Born Ruffians – [Album]

Sunday, 13 June 2010

There are moments when one has to wonder what the mitigating factor might have been that prompted a band to spontaneously re-think its' sound from the ground up, and listening to Born Ruffians' sophomore effort, Say It, is one of them. When the band released Red Yellow & Blue in 2008, Born Ruffians had already established itself as a mildly synthetic and playful little band, complete with a tendency to get a little sophomoric for fun through a couple of EPs that were light in every possible sense of the term, but the primary colored album typified that fact. Regardless, they managed to flounce their way into a reasonably solid following – even if some passersby questioned how it could possibly have happened.

Now, two years later, one of two things has obviously happened and is being played out on Say It: either the band realized that what they were doing on Red, Yellow & Blue was pretty primary in design and needed improvement, or this new record represents the punchline to the debut album's joke, finally delivered. Right from note one of the album's lead-off track, “Oh Man,” Born Ruffians' rollicking brand of songwriting is still present but this time most of it is centered in the delivery of the songs; close listening reveals a finer, stronger attempt at lyrical craft, listeners just have to crack through the deliriously thick candy shell to get to it.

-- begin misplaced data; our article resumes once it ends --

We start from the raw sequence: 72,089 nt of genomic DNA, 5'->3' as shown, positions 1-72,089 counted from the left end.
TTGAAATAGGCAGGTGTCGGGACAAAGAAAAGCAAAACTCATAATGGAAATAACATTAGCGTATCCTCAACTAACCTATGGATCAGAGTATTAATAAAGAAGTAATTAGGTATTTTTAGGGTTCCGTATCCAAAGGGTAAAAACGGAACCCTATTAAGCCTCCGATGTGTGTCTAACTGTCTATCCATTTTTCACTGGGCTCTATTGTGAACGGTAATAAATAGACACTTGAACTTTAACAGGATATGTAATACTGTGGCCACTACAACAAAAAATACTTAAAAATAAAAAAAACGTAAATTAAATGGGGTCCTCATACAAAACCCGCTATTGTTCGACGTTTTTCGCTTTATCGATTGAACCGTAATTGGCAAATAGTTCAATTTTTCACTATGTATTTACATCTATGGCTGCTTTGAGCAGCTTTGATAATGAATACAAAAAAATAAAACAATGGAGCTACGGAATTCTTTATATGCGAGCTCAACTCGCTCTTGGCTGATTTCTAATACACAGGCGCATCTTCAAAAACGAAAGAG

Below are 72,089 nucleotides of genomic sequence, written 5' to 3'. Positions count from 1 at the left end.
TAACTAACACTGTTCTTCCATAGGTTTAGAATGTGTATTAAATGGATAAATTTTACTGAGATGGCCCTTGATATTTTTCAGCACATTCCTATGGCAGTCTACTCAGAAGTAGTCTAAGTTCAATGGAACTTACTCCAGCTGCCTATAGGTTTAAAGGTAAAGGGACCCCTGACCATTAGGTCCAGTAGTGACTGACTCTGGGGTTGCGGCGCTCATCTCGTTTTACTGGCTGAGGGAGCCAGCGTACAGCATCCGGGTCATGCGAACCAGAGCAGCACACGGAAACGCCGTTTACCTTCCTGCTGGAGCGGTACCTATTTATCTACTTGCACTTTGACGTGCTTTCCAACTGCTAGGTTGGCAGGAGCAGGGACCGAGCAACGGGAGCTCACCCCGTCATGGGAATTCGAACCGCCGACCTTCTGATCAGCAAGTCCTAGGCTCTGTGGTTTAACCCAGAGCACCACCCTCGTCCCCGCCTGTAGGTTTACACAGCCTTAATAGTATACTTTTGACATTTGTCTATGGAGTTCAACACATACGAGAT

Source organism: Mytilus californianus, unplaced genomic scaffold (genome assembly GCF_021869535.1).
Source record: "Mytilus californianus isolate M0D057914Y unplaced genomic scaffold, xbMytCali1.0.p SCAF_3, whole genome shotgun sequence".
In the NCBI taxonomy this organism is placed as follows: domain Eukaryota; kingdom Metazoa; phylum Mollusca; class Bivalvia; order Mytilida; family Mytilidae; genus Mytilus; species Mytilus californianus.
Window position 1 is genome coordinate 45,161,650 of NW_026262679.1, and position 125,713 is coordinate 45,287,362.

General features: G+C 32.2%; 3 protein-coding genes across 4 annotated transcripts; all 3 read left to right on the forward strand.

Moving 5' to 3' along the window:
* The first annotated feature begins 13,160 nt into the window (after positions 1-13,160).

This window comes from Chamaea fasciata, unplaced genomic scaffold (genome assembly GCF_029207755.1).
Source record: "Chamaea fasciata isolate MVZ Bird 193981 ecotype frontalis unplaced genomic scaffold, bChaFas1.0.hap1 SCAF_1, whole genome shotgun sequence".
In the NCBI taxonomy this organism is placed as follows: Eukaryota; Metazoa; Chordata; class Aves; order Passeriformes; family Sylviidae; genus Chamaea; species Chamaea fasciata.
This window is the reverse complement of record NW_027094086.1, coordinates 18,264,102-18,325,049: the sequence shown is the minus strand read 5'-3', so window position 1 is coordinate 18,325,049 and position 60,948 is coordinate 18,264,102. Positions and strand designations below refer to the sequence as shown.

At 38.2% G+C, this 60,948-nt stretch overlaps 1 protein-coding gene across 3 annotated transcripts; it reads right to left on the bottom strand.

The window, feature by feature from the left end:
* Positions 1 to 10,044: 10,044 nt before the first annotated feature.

After your brain stops recoiling at the band's seemingly newfound sense of songwriting which includes more rockist instrumentation (guitars, bass, more solid drumming), then listeners discover that Born Ruffians are starting to write like a rock band on Say It – albeit one that was obviously inspired by Talking Heads. On songs including “Retard Canard,” “Sole Brother,” “Higher & Higher” and “Come Back,” Born Ruffians take some of the more classic themes in rock (“set the world on fire,” a sort of struggle with a fractured soul, the struggle to articulate oneself and be understood on “Higher & Higher” and waiting for the girl that got away – respectively) and simplify them before providing listeners with laminated versions of them; the block-y assemblage of the parts implies that the band is didactically working through the songwriting process (you can almost hear the bandmembers saying, “Okay, this part should go here, we should say this here….”), but the improvements made to the band's process reflect the improvements to how the songs hold up on repeated plays. That isn't to say that Say It is brilliant, but the record illustrates that Born Ruffians is capable of being something other than mawkishly ironic or stupid – which is a step in the right and more enduring direction.



Born Ruffians – “Sole Brother” – Say It


Say It is out now and available on Paper Bag Records in Canada and Warp Records in the rest of the world. Buy it here on Amazon .

Comments are closed.